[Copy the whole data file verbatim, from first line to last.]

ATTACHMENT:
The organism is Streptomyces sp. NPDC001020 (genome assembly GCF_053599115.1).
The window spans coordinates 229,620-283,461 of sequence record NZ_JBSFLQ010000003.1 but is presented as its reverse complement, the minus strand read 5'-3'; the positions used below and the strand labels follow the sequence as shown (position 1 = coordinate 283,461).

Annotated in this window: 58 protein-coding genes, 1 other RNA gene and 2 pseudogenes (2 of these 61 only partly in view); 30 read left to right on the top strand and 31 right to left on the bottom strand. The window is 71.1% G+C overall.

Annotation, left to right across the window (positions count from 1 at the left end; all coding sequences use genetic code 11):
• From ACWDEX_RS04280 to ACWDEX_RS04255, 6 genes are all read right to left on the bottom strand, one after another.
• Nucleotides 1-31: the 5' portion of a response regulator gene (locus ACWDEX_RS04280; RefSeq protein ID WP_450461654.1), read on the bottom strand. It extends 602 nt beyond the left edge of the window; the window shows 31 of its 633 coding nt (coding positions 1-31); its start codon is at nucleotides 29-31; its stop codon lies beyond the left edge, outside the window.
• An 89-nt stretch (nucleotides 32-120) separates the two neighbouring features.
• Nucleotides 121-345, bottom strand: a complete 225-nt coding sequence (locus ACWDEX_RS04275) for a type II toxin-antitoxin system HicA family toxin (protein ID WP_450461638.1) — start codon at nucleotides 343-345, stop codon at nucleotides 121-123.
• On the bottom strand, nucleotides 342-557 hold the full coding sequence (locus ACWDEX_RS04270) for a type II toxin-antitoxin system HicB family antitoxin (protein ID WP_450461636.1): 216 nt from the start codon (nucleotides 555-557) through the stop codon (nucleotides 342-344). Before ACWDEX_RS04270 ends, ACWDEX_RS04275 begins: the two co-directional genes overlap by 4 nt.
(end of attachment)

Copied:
The organism is Streptomyces sp. NPDC001020 (genome assembly GCF_053599115.1).
The window spans coordinates 229,620-283,461 of sequence record NZ_JBSFLQ010000003.1 but is presented as its reverse complement, the minus strand read 5'-3'; the positions used below and the strand labels follow the sequence as shown (position 1 = coordinate 283,461).

Annotated in this window: 58 protein-coding genes, 1 other RNA gene and 2 pseudogenes (2 of these 61 only partly in view); 30 read left to right on the top strand and 31 right to left on the bottom strand. The window is 71.1% G+C overall.

Annotation, left to right across the window (positions count from 1 at the left end; all coding sequences use genetic code 11):
• From ACWDEX_RS04280 to ACWDEX_RS04255, 6 genes are all read right to left on the bottom strand, one after another.
• Nucleotides 1-31: the 5' portion of a response regulator gene (locus ACWDEX_RS04280; RefSeq protein ID WP_450461654.1), read on the bottom strand. It extends 602 nt beyond the left edge of the window; the window shows 31 of its 633 coding nt (coding positions 1-31); its start codon is at nucleotides 29-31; its stop codon lies beyond the left edge, outside the window.
• An 89-nt stretch (nucleotides 32-120) separates the two neighbouring features.
• Nucleotides 121-345, bottom strand: a complete 225-nt coding sequence (locus ACWDEX_RS04275) for a type II toxin-antitoxin system HicA family toxin (protein ID WP_450461638.1) — start codon at nucleotides 343-345, stop codon at nucleotides 121-123.
• On the bottom strand, nucleotides 342-557 hold the full coding sequence (locus ACWDEX_RS04270) for a type II toxin-antitoxin system HicB family antitoxin (protein ID WP_450461636.1): 216 nt from the start codon (nucleotides 555-557) through the stop codon (nucleotides 342-344). Before ACWDEX_RS04270 ends, ACWDEX_RS04275 begins: the two co-directional genes overlap by 4 nt.